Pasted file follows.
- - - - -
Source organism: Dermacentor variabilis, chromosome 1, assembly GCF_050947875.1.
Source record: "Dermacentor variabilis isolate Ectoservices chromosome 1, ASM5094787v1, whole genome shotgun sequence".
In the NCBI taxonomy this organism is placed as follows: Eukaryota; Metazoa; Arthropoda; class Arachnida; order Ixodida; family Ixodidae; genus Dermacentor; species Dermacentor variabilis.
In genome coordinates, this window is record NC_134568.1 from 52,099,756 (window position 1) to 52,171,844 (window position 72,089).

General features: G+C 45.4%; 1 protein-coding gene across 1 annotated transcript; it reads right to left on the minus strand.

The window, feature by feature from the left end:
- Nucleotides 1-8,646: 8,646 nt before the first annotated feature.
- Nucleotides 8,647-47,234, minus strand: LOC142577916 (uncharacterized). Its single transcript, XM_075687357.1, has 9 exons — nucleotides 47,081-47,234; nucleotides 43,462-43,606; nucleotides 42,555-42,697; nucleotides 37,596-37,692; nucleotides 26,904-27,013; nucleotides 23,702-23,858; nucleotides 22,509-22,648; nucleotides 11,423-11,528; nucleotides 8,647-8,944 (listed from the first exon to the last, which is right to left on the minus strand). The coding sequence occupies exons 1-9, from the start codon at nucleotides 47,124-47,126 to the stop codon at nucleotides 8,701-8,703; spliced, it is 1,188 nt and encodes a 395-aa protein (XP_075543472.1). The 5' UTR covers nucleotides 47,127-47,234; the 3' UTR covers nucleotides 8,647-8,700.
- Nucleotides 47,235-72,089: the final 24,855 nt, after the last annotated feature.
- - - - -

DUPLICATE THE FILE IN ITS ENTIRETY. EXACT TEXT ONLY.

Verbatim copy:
Source organism: Dermacentor variabilis, chromosome 1, assembly GCF_050947875.1.
Source record: "Dermacentor variabilis isolate Ectoservices chromosome 1, ASM5094787v1, whole genome shotgun sequence".
In the NCBI taxonomy this organism is placed as follows: Eukaryota; Metazoa; Arthropoda; class Arachnida; order Ixodida; family Ixodidae; genus Dermacentor; species Dermacentor variabilis.
In genome coordinates, this window is record NC_134568.1 from 52,099,756 (window position 1) to 52,171,844 (window position 72,089).

General features: G+C 45.4%; 1 protein-coding gene across 1 annotated transcript; it reads right to left on the minus strand.

The window, feature by feature from the left end:
- Nucleotides 1-8,646: 8,646 nt before the first annotated feature.
- Nucleotides 8,647-47,234, minus strand: LOC142577916 (uncharacterized). Its single transcript, XM_075687357.1, has 9 exons — nucleotides 47,081-47,234; nucleotides 43,462-43,606; nucleotides 42,555-42,697; nucleotides 37,596-37,692; nucleotides 26,904-27,013; nucleotides 23,702-23,858; nucleotides 22,509-22,648; nucleotides 11,423-11,528; nucleotides 8,647-8,944 (listed from the first exon to the last, which is right to left on the minus strand). The coding sequence occupies exons 1-9, from the start codon at nucleotides 47,124-47,126 to the stop codon at nucleotides 8,701-8,703; spliced, it is 1,188 nt and encodes a 395-aa protein (XP_075543472.1). The 5' UTR covers nucleotides 47,127-47,234; the 3' UTR covers nucleotides 8,647-8,700.
- Nucleotides 47,235-72,089: the final 24,855 nt, after the last annotated feature.